Self-inquiry is a beautiful contemplative practice to include in our mindfulness and self-compassion repertoire. The purpose of self-inquiry is to strengthen the resources of mindfulness and self-compassion through cultivating relationship with our self in each moment. Self-inquiry is different to self-therapy or seeing a therapist, because it does not involve visiting our history or our story – it is allowing for an organic response from our own self-wisdom to help us understand our present-moment experience. During many self-compassion and mindfulness trainings, a teacher is conducting an inquiry to cultivate a teacher-to-participant relationship. In self-inquiry, we are our own inner teacher, bringing the same curiosity and kindness a teacher would bring. We are aiming to attend to our inner experience with a sense of courage, connection, awareness and affection.
Steps for a self-inquiry practice
- Do your regular self-compassion or mindfulness practice. You can find a list of practices here. Make sure you set aside some time after practicing for self-inquiry.
- Once you have completed your practice, sit in silence and simply be with your experience, as much as you can without judging or narrating it. Explore your moment-to-moment experience including thoughts, emotions, sensations and felt sense (intuition).
- Distill your present moment experience down into its components – we are not going into the story of our past. This is not a “dear diary” exercise. If you find your mind heading off in a story, bring your awareness back to your body and your present moment experience.
- Ask yourself, “What is going on in my experience?” rather then, “Why am I having this experience?” You are not analyzing your responses or trying to figure out or judge your motivation. See below for more self-inquiry questions.
- Sit with this receptive part of the process – looking inward to allow and notice your inner experience – for as long as you need to before moving on to the active part of the process – expressing yourself creatively.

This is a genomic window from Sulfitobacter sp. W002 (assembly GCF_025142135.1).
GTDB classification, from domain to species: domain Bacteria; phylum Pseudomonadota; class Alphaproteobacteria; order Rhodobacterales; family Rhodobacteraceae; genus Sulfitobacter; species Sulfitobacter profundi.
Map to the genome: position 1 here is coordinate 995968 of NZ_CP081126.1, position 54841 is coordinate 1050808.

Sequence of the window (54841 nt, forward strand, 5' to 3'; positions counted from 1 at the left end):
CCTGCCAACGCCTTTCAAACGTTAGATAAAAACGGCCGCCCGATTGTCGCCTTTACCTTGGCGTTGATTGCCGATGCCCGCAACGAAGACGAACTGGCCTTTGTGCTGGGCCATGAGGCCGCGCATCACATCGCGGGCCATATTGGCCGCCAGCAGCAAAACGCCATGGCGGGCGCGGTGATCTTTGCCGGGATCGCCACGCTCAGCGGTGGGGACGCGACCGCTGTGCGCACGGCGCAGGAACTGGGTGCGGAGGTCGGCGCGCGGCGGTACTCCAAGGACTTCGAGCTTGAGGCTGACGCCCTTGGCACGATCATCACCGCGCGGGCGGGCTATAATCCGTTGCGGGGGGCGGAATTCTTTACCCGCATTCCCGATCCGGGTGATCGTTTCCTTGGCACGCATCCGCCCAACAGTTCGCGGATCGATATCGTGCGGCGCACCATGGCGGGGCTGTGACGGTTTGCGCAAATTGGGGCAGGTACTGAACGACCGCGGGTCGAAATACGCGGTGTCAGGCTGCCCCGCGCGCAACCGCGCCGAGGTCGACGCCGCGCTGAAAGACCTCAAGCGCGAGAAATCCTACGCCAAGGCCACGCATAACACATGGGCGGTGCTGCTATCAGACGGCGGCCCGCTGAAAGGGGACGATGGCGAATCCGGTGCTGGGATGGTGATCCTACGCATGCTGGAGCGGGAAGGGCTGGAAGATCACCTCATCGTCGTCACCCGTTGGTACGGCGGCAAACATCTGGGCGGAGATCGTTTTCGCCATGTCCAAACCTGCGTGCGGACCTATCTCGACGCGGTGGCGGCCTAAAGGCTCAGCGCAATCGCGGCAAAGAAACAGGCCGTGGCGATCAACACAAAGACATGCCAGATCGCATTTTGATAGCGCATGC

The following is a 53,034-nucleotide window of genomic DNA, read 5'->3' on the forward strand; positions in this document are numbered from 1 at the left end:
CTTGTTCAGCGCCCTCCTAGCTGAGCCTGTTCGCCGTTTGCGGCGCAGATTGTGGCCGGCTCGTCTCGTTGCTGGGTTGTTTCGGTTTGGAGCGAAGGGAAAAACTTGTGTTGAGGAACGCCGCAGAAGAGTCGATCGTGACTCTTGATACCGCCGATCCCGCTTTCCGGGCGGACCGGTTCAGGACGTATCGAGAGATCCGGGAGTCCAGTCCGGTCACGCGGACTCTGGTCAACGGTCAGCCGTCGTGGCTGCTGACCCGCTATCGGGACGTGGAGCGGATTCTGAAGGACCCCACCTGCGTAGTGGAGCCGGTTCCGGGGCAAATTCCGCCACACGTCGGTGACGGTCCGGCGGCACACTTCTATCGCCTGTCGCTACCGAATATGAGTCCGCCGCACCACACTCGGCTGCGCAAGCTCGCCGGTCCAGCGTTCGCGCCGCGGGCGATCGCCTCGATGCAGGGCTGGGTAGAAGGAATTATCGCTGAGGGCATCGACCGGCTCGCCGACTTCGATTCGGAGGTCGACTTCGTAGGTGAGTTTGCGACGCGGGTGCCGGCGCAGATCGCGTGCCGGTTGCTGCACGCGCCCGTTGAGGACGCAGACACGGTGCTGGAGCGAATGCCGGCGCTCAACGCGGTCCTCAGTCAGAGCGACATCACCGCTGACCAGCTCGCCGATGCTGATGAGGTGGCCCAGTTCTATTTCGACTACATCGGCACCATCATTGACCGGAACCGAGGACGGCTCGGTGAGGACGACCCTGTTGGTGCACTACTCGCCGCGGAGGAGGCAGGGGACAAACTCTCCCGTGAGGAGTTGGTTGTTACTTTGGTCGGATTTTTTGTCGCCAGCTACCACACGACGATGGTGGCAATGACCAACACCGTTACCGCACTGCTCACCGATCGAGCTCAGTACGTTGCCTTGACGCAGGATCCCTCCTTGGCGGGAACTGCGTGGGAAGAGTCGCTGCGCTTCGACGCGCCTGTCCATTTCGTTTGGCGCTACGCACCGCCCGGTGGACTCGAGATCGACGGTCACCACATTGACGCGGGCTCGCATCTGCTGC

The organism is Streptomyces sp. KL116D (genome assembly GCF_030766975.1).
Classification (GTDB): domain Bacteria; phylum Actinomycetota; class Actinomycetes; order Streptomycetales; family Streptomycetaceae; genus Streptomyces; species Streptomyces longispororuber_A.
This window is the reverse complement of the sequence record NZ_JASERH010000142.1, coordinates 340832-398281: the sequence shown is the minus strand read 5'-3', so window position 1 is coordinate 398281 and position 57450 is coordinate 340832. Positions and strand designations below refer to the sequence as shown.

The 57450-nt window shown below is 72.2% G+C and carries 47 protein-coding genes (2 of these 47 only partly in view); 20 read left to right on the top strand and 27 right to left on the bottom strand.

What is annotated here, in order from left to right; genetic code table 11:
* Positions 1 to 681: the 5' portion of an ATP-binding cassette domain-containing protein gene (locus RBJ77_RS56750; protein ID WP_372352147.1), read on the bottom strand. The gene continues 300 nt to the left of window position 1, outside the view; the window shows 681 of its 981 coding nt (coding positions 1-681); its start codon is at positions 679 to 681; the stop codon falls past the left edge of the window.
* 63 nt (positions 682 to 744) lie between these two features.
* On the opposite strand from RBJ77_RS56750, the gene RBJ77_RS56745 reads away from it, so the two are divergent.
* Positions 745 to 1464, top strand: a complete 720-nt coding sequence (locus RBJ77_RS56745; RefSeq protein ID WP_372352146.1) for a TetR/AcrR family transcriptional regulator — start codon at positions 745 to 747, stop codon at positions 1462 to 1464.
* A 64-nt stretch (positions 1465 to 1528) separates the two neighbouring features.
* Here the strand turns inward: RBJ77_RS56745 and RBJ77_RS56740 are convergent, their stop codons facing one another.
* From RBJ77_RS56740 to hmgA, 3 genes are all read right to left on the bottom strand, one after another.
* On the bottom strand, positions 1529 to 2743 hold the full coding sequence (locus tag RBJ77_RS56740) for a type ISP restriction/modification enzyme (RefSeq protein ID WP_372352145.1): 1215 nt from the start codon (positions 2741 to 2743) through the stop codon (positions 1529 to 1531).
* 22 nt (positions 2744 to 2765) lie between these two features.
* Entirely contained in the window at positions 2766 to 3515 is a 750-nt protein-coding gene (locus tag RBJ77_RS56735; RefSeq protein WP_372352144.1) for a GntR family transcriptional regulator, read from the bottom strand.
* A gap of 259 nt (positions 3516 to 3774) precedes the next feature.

- Be open to your own unique way of processing and expressing your experience. Self-inquiry can be practiced through quiet contemplation, journalling, doodling, Zentangle, singing, vocalizing, SoulCollage, painting, drawing, moving, dancing, walking, speaking … whatever works for you. Wait to find out what your body wants to do to process your meditation experience. It can take some time to cultivate trust in your inner-wisdom, but it’s there and it will emerge when you give your system time and you let your body know that you are curious about what’s going on.
- Engage in your chosen self-inquiry practice for as long as it feels fruitful. You’ll know when you are finished. Don’t force more if you are complete. Listen to the wisdom of your body.
- Self-inquiry is opening to what is happening in the present moment rather than trying to fix how we feel or who we are. Fixing is sometimes an effort to avoid our experience, to resist our internal processes by looking for escape routes. In self-inquiry we bring mindfulness and self-compassion to our experience rather than trying to make it go away.